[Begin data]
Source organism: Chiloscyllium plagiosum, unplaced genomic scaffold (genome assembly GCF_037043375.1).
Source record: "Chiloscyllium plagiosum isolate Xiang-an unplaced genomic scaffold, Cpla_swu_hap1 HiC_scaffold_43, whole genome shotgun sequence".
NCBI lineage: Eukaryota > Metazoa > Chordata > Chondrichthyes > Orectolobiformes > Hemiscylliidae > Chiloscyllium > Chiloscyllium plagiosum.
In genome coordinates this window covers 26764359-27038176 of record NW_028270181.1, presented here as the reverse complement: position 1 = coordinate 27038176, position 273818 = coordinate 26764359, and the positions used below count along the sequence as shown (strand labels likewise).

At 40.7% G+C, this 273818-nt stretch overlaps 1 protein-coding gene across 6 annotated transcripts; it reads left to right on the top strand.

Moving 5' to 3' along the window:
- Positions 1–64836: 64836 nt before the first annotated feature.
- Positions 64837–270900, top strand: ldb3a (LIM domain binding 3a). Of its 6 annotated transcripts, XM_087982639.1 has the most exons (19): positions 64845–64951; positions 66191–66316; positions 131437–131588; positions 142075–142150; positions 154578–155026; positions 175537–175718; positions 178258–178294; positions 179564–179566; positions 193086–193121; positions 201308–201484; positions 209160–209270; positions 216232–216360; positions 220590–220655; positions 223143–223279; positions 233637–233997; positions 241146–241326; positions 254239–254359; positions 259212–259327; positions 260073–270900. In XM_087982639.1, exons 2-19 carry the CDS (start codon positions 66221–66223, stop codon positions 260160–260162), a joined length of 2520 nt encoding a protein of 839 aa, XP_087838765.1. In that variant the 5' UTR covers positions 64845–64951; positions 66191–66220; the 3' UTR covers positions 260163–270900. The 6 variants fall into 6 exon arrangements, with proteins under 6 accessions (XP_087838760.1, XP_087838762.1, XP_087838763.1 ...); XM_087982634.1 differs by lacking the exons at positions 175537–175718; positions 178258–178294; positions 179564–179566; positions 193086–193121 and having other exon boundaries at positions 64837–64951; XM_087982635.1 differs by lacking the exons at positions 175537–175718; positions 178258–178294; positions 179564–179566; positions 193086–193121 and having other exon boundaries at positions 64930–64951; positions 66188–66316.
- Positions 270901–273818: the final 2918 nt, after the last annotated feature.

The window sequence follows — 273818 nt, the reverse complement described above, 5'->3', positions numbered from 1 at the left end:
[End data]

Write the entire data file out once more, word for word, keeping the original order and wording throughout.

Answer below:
Source organism: Chiloscyllium plagiosum, unplaced genomic scaffold (genome assembly GCF_037043375.1).
Source record: "Chiloscyllium plagiosum isolate Xiang-an unplaced genomic scaffold, Cpla_swu_hap1 HiC_scaffold_43, whole genome shotgun sequence".
NCBI lineage: Eukaryota > Metazoa > Chordata > Chondrichthyes > Orectolobiformes > Hemiscylliidae > Chiloscyllium > Chiloscyllium plagiosum.
In genome coordinates this window covers 26764359-27038176 of record NW_028270181.1, presented here as the reverse complement: position 1 = coordinate 27038176, position 273818 = coordinate 26764359, and the positions used below count along the sequence as shown (strand labels likewise).

At 40.7% G+C, this 273818-nt stretch overlaps 1 protein-coding gene across 6 annotated transcripts; it reads left to right on the top strand.

Moving 5' to 3' along the window:
- Positions 1–64836: 64836 nt before the first annotated feature.
- Positions 64837–270900, top strand: ldb3a (LIM domain binding 3a). Of its 6 annotated transcripts, XM_087982639.1 has the most exons (19): positions 64845–64951; positions 66191–66316; positions 131437–131588; positions 142075–142150; positions 154578–155026; positions 175537–175718; positions 178258–178294; positions 179564–179566; positions 193086–193121; positions 201308–201484; positions 209160–209270; positions 216232–216360; positions 220590–220655; positions 223143–223279; positions 233637–233997; positions 241146–241326; positions 254239–254359; positions 259212–259327; positions 260073–270900. In XM_087982639.1, exons 2-19 carry the CDS (start codon positions 66221–66223, stop codon positions 260160–260162), a joined length of 2520 nt encoding a protein of 839 aa, XP_087838765.1. In that variant the 5' UTR covers positions 64845–64951; positions 66191–66220; the 3' UTR covers positions 260163–270900. The 6 variants fall into 6 exon arrangements, with proteins under 6 accessions (XP_087838760.1, XP_087838762.1, XP_087838763.1 ...); XM_087982634.1 differs by lacking the exons at positions 175537–175718; positions 178258–178294; positions 179564–179566; positions 193086–193121 and having other exon boundaries at positions 64837–64951; XM_087982635.1 differs by lacking the exons at positions 175537–175718; positions 178258–178294; positions 179564–179566; positions 193086–193121 and having other exon boundaries at positions 64930–64951; positions 66188–66316.
- Positions 270901–273818: the final 2918 nt, after the last annotated feature.

The window sequence follows — 273818 nt, the reverse complement described above, 5'->3', positions numbered from 1 at the left end: